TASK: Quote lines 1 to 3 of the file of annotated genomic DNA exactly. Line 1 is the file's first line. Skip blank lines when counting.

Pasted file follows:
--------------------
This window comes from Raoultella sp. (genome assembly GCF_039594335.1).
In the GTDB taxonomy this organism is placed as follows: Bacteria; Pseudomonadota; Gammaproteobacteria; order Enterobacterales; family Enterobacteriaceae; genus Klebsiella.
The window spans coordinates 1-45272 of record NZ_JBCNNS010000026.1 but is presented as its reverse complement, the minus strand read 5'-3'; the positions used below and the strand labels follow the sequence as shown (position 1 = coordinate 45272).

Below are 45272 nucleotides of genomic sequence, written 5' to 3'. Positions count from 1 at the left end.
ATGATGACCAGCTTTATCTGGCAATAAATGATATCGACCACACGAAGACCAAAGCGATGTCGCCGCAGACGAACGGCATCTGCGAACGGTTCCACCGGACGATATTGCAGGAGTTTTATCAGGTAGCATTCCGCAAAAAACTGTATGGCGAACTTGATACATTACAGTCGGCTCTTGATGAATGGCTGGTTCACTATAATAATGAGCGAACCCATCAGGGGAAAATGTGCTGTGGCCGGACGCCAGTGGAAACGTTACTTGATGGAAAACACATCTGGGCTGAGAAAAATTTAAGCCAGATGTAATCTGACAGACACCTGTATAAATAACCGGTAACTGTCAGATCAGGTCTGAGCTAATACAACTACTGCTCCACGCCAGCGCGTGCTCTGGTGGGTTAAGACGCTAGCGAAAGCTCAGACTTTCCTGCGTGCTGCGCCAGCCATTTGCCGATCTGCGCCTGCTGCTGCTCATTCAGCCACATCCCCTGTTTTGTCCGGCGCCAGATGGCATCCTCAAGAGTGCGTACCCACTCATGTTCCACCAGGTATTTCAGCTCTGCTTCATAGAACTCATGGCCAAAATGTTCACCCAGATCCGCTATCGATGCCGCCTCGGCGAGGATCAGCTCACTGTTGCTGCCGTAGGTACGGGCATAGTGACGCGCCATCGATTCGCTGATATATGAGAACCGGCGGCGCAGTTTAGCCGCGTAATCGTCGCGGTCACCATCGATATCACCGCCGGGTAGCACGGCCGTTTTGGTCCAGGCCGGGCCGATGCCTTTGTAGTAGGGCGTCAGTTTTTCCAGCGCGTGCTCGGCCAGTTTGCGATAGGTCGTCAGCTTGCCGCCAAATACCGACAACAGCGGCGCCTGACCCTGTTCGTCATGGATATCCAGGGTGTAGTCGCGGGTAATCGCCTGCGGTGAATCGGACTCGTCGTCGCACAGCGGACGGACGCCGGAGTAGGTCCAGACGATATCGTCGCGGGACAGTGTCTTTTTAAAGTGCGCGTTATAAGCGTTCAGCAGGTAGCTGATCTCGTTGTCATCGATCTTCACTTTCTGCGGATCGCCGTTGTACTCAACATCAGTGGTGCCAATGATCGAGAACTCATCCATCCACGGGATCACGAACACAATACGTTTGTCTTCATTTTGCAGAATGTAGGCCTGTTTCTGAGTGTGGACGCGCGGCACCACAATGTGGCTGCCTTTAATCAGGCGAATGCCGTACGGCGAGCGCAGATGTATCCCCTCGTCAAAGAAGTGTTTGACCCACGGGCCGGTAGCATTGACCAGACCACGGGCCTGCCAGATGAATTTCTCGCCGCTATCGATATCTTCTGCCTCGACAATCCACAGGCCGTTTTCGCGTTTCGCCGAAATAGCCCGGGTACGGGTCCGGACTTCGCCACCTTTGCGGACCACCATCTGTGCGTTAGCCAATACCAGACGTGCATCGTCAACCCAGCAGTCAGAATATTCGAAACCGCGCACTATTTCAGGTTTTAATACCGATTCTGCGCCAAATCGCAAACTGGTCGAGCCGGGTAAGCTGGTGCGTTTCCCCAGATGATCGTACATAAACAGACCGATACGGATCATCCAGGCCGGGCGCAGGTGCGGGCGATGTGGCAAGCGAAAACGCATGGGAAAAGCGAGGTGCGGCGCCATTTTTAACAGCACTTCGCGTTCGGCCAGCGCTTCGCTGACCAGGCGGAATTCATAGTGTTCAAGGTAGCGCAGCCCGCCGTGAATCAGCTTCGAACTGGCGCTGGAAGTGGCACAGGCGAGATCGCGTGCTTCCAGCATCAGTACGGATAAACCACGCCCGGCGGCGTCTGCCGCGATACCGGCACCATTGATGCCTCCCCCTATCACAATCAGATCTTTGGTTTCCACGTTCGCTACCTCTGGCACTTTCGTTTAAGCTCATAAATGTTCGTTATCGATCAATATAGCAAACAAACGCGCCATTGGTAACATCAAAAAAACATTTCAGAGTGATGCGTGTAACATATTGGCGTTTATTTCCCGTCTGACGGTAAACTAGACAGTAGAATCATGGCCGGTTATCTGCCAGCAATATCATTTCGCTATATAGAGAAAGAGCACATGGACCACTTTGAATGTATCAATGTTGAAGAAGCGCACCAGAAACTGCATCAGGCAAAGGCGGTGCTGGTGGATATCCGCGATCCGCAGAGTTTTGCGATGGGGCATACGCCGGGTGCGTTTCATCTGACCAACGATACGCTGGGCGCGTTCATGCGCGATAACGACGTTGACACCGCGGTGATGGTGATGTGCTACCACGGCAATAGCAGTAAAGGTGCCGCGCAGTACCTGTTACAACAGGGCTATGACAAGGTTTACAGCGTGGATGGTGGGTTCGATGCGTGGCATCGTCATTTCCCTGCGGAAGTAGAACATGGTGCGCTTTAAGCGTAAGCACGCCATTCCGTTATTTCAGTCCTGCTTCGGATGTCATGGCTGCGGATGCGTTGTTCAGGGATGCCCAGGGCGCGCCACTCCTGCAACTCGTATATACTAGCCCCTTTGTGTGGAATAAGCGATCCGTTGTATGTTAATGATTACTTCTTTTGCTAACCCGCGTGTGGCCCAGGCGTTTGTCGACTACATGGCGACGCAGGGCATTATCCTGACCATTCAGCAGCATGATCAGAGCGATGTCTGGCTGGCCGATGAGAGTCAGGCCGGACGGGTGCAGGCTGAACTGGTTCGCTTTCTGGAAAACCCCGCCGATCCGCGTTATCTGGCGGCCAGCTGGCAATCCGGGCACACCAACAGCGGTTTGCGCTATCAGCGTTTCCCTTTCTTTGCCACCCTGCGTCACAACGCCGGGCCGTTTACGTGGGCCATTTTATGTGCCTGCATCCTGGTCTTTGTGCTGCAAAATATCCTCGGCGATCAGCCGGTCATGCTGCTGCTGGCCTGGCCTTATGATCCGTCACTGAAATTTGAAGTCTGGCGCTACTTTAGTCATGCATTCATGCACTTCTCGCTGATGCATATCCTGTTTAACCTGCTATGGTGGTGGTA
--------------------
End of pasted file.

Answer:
This window comes from Raoultella sp. (genome assembly GCF_039594335.1).
In the GTDB taxonomy this organism is placed as follows: Bacteria; Pseudomonadota; Gammaproteobacteria; order Enterobacterales; family Enterobacteriaceae; genus Klebsiella.
The window spans coordinates 1-45272 of record NZ_JBCNNS010000026.1 but is presented as its reverse complement, the minus strand read 5'-3'; the positions used below and the strand labels follow the sequence as shown (position 1 = coordinate 45272).